8 Mara, the author of evil. Sometimes called the " King of mans, beheld a wonderful light, which shone through the entire world, and lit up the gloom of the external mountain depth, where eternal darkness reigns. Then every creature beholding this light began to speak to his fellow thus, "What does this sudden appearance amongst us portend?" Then the great earth quaked six times, and all the mountains of the great Sakwala shook; the seas roared, and the rivers turned backwards in their course, whilst all forests, trees, flowers, and every kind of herb, exuded their rich nourishment, and shed it on the ground; and so even down to the bottommost Hell of Avitchi,1 there was a feeling of joy instead of misery.2 [The light shone in the darkness, to show that hereafter Bddhisatwa would arrive at perfect enlightenment, and by the preaching of the four truths, illuminate the darkness and ignorance of men's minds. The mountains shook and the seas roared, etc., to indicate that hereafter Buddha, having arrived at perfect wisdom, should shake the powers of evil which afflict the world, and draw men to the true Nirvana; the rivers flowed backwards to indicate that hereafter Buddha should cause the natural tide of events, the perpetual flow of life and death to be reversed, and men to find deliverance, and so with the other indications.] B6dhisatwa having then descended into the womb of Maya the Queen, she in the midst of her sleep had a dream to this effect, "she thought she saw a six tusked white elephant, his head coloured like a ruby (or red pearl), etc., descend thro' space and enter her right side." In the morning the queen addressed her husband Suddhodana thus, "Maharaja, be it known to you that last night I had the following dream, it appeared to me that a white elephant entered my right side, and gave me such joy as I never had before! From this time forth I will no more partake of any sensual pleasure, and I pray you find out some interpreter of dreams who will tell me what this wonderful vision of mine may portend." Then Suddh6dana called to the women who were waiting outside, and bade them go in haste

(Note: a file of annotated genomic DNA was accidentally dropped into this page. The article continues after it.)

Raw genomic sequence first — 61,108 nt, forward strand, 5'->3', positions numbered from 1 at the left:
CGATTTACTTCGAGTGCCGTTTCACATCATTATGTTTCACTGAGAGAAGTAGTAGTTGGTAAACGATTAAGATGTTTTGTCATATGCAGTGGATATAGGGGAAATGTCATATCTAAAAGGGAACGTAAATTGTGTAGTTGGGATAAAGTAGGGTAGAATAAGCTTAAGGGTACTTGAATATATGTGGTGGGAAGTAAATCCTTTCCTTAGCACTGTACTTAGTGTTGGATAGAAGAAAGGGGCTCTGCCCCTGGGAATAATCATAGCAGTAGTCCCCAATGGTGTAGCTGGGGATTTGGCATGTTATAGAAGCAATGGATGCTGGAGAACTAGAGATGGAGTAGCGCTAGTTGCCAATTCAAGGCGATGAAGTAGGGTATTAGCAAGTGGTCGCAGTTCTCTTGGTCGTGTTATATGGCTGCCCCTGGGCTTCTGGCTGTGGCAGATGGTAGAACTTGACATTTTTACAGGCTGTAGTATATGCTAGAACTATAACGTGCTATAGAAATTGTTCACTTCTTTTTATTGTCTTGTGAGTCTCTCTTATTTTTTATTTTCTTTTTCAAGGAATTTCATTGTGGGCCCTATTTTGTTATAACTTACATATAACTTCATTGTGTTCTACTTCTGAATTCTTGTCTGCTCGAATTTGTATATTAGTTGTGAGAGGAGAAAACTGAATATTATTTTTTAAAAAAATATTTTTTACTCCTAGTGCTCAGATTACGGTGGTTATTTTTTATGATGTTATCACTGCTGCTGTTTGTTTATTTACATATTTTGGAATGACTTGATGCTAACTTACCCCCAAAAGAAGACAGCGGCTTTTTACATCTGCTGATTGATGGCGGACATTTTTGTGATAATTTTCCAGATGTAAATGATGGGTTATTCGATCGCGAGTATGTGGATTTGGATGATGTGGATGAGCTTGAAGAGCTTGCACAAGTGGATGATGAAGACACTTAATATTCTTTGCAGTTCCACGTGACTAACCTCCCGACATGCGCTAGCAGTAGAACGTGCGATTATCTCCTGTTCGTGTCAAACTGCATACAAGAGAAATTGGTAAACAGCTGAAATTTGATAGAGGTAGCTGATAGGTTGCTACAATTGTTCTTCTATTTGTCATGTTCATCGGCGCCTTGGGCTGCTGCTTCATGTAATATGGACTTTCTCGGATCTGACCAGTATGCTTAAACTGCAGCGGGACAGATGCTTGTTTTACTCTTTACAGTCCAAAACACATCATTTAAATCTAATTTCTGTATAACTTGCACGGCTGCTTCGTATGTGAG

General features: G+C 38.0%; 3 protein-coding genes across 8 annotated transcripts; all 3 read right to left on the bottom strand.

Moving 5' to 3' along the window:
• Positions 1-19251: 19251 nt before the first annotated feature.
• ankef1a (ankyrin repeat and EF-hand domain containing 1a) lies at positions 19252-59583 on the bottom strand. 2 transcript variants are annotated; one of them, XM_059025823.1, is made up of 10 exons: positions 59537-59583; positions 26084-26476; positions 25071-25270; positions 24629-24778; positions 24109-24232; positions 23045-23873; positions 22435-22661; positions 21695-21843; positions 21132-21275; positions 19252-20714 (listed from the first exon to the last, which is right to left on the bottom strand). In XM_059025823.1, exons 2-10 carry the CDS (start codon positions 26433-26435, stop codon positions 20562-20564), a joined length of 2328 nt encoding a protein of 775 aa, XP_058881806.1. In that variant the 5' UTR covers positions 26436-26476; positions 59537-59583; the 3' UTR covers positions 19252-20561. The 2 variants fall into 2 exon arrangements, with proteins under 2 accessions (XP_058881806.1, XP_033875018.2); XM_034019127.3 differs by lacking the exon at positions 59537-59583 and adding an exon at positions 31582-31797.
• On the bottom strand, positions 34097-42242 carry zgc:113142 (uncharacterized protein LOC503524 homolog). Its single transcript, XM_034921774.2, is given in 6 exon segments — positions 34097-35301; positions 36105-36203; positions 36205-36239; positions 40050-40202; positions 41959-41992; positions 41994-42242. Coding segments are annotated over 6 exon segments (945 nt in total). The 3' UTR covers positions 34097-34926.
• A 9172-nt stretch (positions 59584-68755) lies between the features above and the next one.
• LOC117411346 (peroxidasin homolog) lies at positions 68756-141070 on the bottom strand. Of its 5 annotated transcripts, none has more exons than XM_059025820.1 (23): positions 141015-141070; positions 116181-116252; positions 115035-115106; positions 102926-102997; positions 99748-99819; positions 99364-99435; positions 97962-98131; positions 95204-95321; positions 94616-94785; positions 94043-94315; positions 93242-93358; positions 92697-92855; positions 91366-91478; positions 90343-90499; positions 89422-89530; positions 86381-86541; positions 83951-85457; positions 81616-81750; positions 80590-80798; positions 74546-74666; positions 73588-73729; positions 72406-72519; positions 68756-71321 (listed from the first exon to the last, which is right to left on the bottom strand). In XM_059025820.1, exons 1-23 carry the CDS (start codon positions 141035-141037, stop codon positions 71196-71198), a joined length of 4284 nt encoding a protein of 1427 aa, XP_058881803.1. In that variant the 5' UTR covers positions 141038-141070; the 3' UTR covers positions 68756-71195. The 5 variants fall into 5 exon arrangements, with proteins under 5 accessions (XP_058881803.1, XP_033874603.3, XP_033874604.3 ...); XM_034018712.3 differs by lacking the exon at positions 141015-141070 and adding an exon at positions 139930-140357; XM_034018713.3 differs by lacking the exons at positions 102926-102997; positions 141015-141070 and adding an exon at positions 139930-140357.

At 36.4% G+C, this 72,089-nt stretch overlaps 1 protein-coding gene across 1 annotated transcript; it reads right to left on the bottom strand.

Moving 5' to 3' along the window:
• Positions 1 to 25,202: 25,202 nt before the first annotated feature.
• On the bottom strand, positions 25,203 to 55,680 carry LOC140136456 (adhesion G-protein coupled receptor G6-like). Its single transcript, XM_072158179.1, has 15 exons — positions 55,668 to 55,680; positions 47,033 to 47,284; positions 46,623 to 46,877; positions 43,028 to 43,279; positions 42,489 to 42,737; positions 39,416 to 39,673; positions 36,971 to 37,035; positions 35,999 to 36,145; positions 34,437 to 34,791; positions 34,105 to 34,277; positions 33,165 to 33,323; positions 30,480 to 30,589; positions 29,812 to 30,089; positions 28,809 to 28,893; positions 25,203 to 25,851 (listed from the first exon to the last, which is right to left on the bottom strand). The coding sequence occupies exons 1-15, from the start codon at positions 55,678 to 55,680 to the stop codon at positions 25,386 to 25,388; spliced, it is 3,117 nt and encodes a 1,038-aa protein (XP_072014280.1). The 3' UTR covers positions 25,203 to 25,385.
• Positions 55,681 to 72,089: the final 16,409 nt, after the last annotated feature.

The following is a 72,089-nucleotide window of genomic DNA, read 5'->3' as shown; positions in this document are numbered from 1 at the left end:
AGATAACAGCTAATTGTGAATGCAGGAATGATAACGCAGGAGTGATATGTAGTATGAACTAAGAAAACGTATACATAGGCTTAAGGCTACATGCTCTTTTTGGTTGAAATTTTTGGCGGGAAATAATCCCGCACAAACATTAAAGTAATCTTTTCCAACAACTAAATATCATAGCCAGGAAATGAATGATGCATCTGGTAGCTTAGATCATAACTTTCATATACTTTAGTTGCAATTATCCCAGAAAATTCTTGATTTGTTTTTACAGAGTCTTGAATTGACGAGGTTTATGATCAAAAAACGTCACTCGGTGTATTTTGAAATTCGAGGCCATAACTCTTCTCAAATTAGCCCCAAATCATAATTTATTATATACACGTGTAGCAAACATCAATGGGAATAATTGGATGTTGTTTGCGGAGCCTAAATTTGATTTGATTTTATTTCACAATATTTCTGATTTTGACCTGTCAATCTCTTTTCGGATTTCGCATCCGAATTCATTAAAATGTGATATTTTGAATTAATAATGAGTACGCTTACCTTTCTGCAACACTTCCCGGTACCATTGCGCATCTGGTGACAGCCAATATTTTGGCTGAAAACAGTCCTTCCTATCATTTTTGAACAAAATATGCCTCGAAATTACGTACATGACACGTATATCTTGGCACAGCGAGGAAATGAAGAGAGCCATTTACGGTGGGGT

Death," at other times the " God of the World of Pleasure " (Kamaloka).
1 Avitchi, the no-interval hell—the bottomless pit.
2 These explanations are part of the original text, introduced without any comment. They are probably of a later date than the thread of the narrative. When they occur they will be printed in italic letters.
and tell Mahanamaputra, his prime minister, to summon at once to his presence the eight Brahmas who excelled in interpreting dreams, to wit, Yajfiabhadanta, Visakabhadanta, Ishwarabhadanta, Pindubhadanta, Brahmabhadanta, these five, and with them the three sons of old Kasyapa. The messengers then addressed the king, "we dare not disobey the Maharaja's commands." Then these messengers in obedience to the king's commands went forth to the palace gates, and cried with a loud voice before the gates, "Who is there on guard?" Then there was before the gate a certain guard, Roxana by name, who answered the messenger belonging to the interior (i. e. the harem), "I am here." Then the messenger said "Maharaja has given orders to summon to his presence the eight Brahmans, interpreters of dreams, by name [as before]. Then Rojana, went forthwith to the presence of Mahanamaputra, the prime minister, who having heard his words, immediately summoned the eight Brahmans aforesaid, and soon both Mahanamaputra and they together entered within the royal palace. Then Suddhodana Raja addressed the interpreters of dreams, and said, "Last night the Queen had this extraordinary dream [relating it], what is the interpretation of it?"
Then the Brahmans, having heard the king's words, perfectly understanding all portents, and able to interpret all dreams, replied, "Maharaja! listen and hear the meaning of this dream, according to the explanation given by the old Rishis, and in the books of divine wisdom; thus it is written in the following Gathas -.— "' If a mother in her dream, behold
The Sun Deva enter her right side;
That mother shall bear a son
Who shall become a Chakravarti Raja.
If she sees in her dream
The Moon Deva enter her right side,
That son, borne of that mother,
Shall be, of all kings, the chief.
If the mother, in her dream, behold
A white elephant enter her right side,
That mother, when she bears a son,
Shall bear one chief of all the world (Buddha);
Able to profit all flesh;